The Paterson Museum is excited to announce the opening of its newest changing exhibit, “Thus Shall They Upward, Onward Press:” An Exploration of the History of African Americans in Paterson from 1600-Present. Installed in honor of Black History Month, the exhibit is a survey of the accomplishments of many of Paterson’s African American citizens. The exhibit will feature some familiar citizens, such as Larry Doby, but visitors will also learn some individuals like Dr. Norman Cotton, Minerva Miller and Henry Otis Harris who also made an impact on our community. The exhibit will be in place from Wednesday February 5th through Saturday March 28th in the Hannah Memorial Gallery.

Please join us at the Museum on Saturday, February 8, 2020 from 1:00 - 3:00 pm for the opening reception. The program will be led by Paterson Free Public Library Director Corey Fleming and will feature a reading by Talena Lachelle Queen, Poet Laureate of Paterson of Paterson.

The exhibit will be on display at the Paterson Museum, located at 2 Market Street (on the corner of Market and Spruce Streets) in the heart of the Paterson Great Falls National Historical Park. For more information about this event, or to learn more about the Paterson Museum, visit https://patersonmuseum.com.

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Through June 28, 2020 - Trenton, Mercer County
Preserving the Pinelands: Albert Horner’s Portraits of a National Treasure

The New Jersey State Museum is hosting  Preserving the Pinelands: Albert Horner’s Portraits of a National Treasure from through June 28, 2020 in the 1st floor East Gallery. The exhibit features images which capture the quiet beauty and intimate landscapes of New Jersey’s Pinelands National Reserve by photographer Albert Horner, and artifacts from the NJ State Museum’s collections which tell just some of the stories of the land, animals, people, and industries that make the Reserve a state and national treasure. Horner, a self-taught photographer from Medford Lakes, brings curiosity, reverence and a practiced eye to his craft, recording the forests, cedar swamps, meandering waterways and native wildflowers that make the Pinelands unique. In addition to being home to rare plant and animal species, the Reserve also contains archaeological sites and a vibrant cultural history of craftspeople, industry and agriculture.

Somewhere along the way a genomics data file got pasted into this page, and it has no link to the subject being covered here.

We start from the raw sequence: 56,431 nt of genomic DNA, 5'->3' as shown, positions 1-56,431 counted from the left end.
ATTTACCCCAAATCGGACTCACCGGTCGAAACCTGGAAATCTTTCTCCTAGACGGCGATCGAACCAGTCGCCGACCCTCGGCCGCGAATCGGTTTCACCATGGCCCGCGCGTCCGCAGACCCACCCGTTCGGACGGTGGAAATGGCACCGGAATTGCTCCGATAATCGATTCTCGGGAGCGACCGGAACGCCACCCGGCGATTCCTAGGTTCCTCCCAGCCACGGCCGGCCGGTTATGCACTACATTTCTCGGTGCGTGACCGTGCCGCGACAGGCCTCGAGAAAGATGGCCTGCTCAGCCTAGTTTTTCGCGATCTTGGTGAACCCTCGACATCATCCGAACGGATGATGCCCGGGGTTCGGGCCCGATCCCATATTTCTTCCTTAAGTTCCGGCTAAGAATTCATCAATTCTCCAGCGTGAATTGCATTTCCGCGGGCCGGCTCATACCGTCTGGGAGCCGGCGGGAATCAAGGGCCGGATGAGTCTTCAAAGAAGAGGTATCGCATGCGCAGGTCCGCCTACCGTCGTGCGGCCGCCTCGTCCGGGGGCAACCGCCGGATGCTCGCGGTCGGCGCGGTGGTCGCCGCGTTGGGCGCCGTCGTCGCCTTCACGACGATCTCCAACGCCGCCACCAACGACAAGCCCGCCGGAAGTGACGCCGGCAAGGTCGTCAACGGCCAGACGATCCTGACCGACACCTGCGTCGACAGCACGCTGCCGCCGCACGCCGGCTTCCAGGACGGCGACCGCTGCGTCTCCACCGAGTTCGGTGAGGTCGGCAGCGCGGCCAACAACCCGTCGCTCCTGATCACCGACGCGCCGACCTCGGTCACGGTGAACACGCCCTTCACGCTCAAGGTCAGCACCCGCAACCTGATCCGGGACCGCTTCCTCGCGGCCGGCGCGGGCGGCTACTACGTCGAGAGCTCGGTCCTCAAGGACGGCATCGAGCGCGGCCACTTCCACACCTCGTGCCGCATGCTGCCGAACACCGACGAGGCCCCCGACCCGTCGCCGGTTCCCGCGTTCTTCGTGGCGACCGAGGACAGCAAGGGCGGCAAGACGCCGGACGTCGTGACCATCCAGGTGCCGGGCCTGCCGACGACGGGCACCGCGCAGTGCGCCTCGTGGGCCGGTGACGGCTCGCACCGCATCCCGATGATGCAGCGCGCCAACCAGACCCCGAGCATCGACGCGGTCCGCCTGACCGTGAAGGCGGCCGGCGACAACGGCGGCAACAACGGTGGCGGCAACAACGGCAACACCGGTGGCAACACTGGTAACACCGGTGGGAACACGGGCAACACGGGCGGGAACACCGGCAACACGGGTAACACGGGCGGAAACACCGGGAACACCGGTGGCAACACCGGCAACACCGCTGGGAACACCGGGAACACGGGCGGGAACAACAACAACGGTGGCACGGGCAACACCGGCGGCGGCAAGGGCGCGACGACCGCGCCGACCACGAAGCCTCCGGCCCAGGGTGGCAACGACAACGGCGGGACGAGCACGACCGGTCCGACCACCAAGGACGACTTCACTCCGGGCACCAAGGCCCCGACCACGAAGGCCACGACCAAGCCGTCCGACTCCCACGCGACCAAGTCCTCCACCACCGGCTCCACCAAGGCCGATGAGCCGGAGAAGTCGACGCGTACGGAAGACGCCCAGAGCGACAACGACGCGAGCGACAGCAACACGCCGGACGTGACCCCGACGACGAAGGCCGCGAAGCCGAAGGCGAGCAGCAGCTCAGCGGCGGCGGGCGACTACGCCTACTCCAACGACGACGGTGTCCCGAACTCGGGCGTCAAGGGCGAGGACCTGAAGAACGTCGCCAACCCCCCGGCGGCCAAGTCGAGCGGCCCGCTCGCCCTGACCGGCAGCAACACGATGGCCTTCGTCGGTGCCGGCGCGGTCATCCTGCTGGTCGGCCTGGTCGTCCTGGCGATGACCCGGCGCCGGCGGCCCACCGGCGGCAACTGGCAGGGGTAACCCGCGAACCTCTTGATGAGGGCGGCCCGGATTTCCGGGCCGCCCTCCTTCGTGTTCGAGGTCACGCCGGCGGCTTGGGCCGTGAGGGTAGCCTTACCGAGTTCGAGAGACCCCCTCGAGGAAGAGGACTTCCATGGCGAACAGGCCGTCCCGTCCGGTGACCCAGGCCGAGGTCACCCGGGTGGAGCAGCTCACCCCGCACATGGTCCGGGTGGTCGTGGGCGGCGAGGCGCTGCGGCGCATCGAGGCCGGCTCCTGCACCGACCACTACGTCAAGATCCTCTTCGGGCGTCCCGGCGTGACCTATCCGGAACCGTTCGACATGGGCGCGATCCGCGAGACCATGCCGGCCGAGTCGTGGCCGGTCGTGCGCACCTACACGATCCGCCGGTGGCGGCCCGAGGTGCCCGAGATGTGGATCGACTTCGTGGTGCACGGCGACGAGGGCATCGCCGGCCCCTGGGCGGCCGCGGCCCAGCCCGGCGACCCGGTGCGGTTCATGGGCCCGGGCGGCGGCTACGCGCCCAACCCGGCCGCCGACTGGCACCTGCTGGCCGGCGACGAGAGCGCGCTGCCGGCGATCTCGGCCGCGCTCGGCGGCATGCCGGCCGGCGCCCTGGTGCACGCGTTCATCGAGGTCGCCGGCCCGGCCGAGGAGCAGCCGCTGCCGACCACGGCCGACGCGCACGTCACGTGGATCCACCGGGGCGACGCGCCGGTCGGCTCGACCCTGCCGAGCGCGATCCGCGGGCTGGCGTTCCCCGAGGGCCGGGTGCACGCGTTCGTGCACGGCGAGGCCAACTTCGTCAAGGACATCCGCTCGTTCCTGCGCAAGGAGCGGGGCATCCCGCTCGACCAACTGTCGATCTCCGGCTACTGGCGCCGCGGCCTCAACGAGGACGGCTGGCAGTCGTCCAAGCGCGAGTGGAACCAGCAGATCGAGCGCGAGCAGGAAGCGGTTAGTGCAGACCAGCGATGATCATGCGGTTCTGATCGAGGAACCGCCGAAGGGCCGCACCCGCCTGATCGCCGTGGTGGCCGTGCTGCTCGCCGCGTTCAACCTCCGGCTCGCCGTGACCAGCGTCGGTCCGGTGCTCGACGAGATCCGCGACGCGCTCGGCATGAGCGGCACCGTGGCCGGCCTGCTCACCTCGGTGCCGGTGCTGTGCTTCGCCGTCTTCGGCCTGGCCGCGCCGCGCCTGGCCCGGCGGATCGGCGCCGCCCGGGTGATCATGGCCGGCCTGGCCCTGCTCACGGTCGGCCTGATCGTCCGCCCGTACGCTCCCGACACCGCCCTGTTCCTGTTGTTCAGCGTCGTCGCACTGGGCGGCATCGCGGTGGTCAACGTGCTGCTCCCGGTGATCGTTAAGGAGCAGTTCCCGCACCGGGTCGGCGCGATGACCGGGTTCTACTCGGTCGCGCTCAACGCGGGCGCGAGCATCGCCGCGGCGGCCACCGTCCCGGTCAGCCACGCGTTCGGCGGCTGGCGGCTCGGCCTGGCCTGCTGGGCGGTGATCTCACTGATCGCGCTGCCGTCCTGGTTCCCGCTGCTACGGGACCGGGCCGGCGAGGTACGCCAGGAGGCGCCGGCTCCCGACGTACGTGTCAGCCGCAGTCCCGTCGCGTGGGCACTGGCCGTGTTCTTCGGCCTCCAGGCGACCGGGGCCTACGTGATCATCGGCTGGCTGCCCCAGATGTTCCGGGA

The museum is open Tuesday - Sunday from 9:00 am to 4:45 pm. It is closed Mondays and on state holidays. The New Jersey State Museum is located at 205 West State Street, Trenton, NJ. For more information, 609-292-6300 or visit www.state.nj.us/state/museum/index.html.

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Through June 28, 2020 -  Piscataway, Middlesex County
Mid-Century New Jersey Exhibit


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Through 2020 - Ocean Township, Monmouth County
"Votes for Women: The Story of Suffrage"

When the Founders crafted the U.S. Constitution, they gave the authority to decide who could vote to the states. All but one decided it would be men—white, property-owning men, 21 years old and older.

The one exception was New Jersey. For the first few decades of our new nation, property-owning women in New Jersey could vote. But in 1807, state legislators took a step backward and rescinded the right. New Jersey women joined their sisters across the country who were shut off from the ballot.

The new exhibit, “Votes for Women: The Story of Suffrage” opening in the Woolley House, Sunday, tells of the remarkable campaign waged by women across the country to gain (and for New Jersey women, to regain) the vote.

The Start of a Movement
Most historians mark the start of the American suffrage movement from the 1848 Women’s Convention in Seneca Falls, New York, organized by Elizabeth Cady Stanton and Lucretia Mott. Both women had discovered their political voice fighting for the abolition of slavery. Both had felt the sting of being shut out by male-dominated leadership. They were outraged, frustrated, and ready to take on the status quo.